What is the Ontario Teachers Pension Plan (OTPP)?

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If you work for any school board in Ontario, you have probably heard of the Ontario Teachers Pension Plan. To no one’s surprise, this is a pension plan that is designed specifically for Ontario Teachers. But there’s a lot of questions that come along with OTPP. Let’s address some of the most frequently asked questions regarding the Pension Plan and how it works for Ontario teachers. 

What is a Pension Plan?

Before we dive into the Ontario Teachers Pension Plan specifics, why don’t we start with the basics – what exactly is a pension plan? To put things simply, a pension plan is a plan that helps you to invest in your future. It allows you to set aside a certain amount of money each paycheck, which you can then use to live on when you retire

What is the Ontario Teachers Pension Plan?

The Ontario Teachers Pension Plan then, is a pension plan that is designed specifically for teachers in Ontario. Under OTPP, each dollar that is contributed to the pension is matched by the Government and participating employers. All contributions are tax-deductible and are reflected on your yearly T4 slip

The OTPP is a defined benefit pension plan. This means that you can predict the amount that you will receive in retirement ahead of time. The amount you receive will be determined based on your years of credit and your salary; your years of credit are equivalent to the amount of time you have contributed to the plan. 

Do I have to contribute to the Ontario Teachers Pension Plan?

Yes. If you are an eligible member of the OTPP, participation is mandatory. Those eligible include anyone who holds a teaching certificate and works in a publicly funded school in Ontario. This consists of all teachers, principals, vice-principals, and supervisory officers. You can see a complete list of those who are eligible and who must contribute on the Ontario Teachers Federation Website

How much do I have to contribute to the Ontario Teachers Pension Plan?

How much you contribute to your OTPP will depend on your salary level. For example, if your annual salary is $30,000, your yearly contributions to OTPP will be $3,120 (as of 2021). If you earn $100, 000 annually, your annual contributions will be $11, 014. The more you make, the more you will contribute to the plan.

These calculations are based on your annual salary up to the Canada Pension Plan contributions and benefits limit and your salary above the CPP limit. 

If you don’t want to spend the time calculating your contributions, you can also find out how much you contribute by signing into your Ontario Teachers Account or by checking your annual T4 slip. 

Can I increase my OTPP contributions?

Yes. You can contribute as much as you like to your OTPP. With that being said, the Government does have a cap on how much they will match. The government will match up to 15% of the base earnings above the CPP limit (Canada Pension Plan limit). This limit changes each year. After that, the government will no longer match your contributions. 

If you are unhappy with your current contribution rates, you can contact your affiliate pension representative of the Ontario Teachers Federation.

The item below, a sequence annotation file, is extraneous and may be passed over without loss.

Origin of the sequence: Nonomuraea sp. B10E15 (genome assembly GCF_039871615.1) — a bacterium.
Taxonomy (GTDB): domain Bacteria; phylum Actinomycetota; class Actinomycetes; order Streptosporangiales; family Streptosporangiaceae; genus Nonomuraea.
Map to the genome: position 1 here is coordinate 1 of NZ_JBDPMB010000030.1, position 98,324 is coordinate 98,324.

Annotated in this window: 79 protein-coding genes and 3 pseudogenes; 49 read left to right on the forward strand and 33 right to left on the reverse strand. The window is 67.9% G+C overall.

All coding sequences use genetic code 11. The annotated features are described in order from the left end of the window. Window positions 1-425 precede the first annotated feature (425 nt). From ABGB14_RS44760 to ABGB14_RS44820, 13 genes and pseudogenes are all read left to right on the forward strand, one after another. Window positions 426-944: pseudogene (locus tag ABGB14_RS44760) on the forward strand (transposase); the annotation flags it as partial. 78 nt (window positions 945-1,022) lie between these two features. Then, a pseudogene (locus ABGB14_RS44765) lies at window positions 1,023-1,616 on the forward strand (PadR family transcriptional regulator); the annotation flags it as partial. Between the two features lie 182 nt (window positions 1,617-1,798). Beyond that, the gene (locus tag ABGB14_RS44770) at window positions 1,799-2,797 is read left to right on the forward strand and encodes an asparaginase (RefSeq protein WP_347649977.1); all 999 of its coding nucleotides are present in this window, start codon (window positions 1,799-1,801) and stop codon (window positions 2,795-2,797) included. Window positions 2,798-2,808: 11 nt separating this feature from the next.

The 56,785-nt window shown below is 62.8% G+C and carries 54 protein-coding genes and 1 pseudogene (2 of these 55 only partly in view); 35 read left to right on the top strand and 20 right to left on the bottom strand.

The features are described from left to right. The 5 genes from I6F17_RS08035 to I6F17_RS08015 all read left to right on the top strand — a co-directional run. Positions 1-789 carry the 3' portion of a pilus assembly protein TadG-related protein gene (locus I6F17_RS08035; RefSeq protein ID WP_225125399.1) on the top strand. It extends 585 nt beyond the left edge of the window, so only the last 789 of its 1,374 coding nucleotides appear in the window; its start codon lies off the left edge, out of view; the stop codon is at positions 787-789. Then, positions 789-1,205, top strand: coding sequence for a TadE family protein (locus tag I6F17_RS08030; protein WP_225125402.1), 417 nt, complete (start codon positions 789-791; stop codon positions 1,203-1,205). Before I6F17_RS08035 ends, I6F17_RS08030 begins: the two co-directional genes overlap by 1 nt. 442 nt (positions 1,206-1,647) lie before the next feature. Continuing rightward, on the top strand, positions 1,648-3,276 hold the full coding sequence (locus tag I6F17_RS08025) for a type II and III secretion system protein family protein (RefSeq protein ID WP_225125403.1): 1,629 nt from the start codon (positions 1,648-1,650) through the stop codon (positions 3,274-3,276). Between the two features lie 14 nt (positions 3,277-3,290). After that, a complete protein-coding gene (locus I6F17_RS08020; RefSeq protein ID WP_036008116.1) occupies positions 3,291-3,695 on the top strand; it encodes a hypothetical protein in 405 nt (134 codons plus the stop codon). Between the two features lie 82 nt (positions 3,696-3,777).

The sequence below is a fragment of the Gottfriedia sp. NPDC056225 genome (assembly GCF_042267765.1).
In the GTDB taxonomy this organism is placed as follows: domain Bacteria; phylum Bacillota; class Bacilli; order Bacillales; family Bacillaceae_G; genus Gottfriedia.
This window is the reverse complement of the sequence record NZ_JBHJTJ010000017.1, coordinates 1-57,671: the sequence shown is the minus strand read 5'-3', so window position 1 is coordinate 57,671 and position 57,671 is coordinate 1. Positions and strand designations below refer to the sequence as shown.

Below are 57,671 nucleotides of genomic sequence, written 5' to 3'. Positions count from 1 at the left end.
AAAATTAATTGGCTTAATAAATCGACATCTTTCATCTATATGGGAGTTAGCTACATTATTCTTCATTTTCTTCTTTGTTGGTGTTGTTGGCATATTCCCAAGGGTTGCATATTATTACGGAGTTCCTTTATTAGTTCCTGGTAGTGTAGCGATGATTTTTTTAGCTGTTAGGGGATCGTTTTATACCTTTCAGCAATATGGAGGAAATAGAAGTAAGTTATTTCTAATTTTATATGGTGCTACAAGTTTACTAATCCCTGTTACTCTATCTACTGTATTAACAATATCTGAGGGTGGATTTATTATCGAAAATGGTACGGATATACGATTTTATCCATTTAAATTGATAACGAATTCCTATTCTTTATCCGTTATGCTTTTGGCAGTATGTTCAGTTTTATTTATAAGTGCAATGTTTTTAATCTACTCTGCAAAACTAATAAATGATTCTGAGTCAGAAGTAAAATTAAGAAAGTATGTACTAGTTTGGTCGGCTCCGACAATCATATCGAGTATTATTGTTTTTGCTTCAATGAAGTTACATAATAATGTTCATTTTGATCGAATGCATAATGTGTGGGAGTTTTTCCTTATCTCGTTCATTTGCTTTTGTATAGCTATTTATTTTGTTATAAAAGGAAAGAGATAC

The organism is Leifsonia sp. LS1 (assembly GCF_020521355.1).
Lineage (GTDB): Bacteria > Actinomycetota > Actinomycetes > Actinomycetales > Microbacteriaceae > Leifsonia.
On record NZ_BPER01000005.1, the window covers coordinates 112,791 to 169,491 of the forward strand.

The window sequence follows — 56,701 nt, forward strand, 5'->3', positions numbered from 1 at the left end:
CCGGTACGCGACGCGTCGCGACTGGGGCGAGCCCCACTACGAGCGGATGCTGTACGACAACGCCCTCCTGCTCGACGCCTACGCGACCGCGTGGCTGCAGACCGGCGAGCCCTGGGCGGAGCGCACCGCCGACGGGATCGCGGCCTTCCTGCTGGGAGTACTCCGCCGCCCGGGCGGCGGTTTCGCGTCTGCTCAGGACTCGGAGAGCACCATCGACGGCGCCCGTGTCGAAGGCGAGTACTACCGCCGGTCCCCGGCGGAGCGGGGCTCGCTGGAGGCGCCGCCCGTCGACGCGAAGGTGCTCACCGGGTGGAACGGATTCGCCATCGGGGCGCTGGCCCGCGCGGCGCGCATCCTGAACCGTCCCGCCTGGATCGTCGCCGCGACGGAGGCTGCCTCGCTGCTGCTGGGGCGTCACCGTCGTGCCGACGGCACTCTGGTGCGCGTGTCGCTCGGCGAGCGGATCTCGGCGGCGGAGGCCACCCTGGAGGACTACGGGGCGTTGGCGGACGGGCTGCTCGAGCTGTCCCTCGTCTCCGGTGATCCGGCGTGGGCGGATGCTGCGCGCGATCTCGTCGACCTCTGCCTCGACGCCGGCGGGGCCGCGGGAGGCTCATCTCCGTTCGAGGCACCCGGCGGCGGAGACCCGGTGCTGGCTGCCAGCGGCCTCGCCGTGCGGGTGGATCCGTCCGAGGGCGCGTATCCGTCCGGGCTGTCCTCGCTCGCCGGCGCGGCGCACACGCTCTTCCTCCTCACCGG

What if I take a leave or a break from work?

If you take approved time off of work for 1-5 consecutive days, deductions and contributions will be made as they usually would. If you take an approved leave of absence for more than 5 days, you have the option of buying back your credit. This means that your pension will continue to build despite your absence.

There are two different ways that you can buy back credit. The first option is to continue to pay into your pension during your absence. You can do this by signing into your Ontario Teachers Account and sending automatic bank withdrawals or post-dated cheques.

The second option for buying back credit is to pay it back once you begin working again. You have five years from the time of your leave to pay back any lost credit. However, in this case, interest will start to incur as soon as your leave of absence ends. 

If you fail to pay back the credit for your leave of absence within five years, you will forfeit the opportunity to pay it back. 

In conclusion, the Ontario Teachers Pension Plan, or OTPP, is a mandatory pension plan for anyone with a teaching certificate job in Ontario. The plan is beneficial because the Government will match your funds up to a certain amount for each dollar that you pay into it.

Furthermore, the OTPP offers significant tax credits. To learn more about the Ontario Teachers Pension Plan, you can speak to the Ontario Teachers Federation or visit the OTPP website at https://www.otpp.com/

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Kareena Maya is a freelance writer focused on the personal finance and travel spaces. He frequently writes about credit cards, banking, student loans, insurance, travel rewards and more. His work has been featured in publications such as Forbes Advisor, Bankrate, Credit Karma, Finance Buzz, The Ascent and Student Loan Planner.

Kareena Maya is a freelance writer focused on the personal finance and travel spaces. He frequently writes about credit cards, banking, student loans, insurance, travel rewards and more. His work has been featured in publications such as Forbes Advisor, Bankrate, Credit Karma, Finance Buzz, The Ascent and Student Loan Planner.